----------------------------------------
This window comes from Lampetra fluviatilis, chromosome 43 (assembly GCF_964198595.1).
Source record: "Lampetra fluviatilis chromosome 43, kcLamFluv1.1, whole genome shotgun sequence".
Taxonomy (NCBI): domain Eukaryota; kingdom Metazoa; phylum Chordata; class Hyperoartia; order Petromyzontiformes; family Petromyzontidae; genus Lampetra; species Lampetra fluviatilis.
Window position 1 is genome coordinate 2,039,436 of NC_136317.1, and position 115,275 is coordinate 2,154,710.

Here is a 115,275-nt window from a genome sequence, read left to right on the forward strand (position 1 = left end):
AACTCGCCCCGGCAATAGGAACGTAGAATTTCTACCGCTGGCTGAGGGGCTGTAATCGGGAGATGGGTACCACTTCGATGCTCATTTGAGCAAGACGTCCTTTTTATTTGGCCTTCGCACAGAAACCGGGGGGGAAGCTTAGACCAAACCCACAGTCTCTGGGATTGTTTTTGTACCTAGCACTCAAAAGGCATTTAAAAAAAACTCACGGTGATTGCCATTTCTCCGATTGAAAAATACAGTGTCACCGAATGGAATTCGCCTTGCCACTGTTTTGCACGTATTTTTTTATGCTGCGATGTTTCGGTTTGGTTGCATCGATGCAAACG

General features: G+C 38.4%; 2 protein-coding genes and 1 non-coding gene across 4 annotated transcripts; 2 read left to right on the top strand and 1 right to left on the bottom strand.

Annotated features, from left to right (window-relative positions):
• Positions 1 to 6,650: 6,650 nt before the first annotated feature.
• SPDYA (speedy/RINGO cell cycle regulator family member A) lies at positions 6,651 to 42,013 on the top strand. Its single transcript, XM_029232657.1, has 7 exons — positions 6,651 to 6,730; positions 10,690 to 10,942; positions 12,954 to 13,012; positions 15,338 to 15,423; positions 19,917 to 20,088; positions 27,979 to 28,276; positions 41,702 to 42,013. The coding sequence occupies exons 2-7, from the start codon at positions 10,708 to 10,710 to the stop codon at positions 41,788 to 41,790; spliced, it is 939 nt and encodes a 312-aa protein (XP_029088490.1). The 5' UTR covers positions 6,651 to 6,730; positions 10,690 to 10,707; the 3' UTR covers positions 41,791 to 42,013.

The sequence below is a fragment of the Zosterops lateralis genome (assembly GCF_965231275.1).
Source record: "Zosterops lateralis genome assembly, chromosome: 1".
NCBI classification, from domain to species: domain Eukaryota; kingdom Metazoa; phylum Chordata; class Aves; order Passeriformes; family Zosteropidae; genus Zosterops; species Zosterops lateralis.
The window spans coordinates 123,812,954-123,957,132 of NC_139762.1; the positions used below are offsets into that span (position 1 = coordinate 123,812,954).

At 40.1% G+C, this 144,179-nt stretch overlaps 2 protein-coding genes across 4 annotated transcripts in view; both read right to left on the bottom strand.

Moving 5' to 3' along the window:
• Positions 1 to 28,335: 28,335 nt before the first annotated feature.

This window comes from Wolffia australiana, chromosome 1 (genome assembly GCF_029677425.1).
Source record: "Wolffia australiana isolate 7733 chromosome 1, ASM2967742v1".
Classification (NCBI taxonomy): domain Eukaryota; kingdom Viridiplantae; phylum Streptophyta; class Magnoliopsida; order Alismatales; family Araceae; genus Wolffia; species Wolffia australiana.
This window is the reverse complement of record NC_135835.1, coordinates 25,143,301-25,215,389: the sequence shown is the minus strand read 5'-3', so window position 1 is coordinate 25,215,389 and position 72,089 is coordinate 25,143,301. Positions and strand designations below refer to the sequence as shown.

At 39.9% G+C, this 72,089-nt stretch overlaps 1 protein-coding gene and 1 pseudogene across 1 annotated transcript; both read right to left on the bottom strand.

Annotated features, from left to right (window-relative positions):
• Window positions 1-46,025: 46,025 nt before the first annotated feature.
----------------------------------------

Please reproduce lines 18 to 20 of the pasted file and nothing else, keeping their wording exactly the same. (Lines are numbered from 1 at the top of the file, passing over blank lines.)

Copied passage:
This window comes from Wolffia australiana, chromosome 1 (genome assembly GCF_029677425.1).
Source record: "Wolffia australiana isolate 7733 chromosome 1, ASM2967742v1".
Classification (NCBI taxonomy): domain Eukaryota; kingdom Viridiplantae; phylum Streptophyta; class Magnoliopsida; order Alismatales; family Araceae; genus Wolffia; species Wolffia australiana.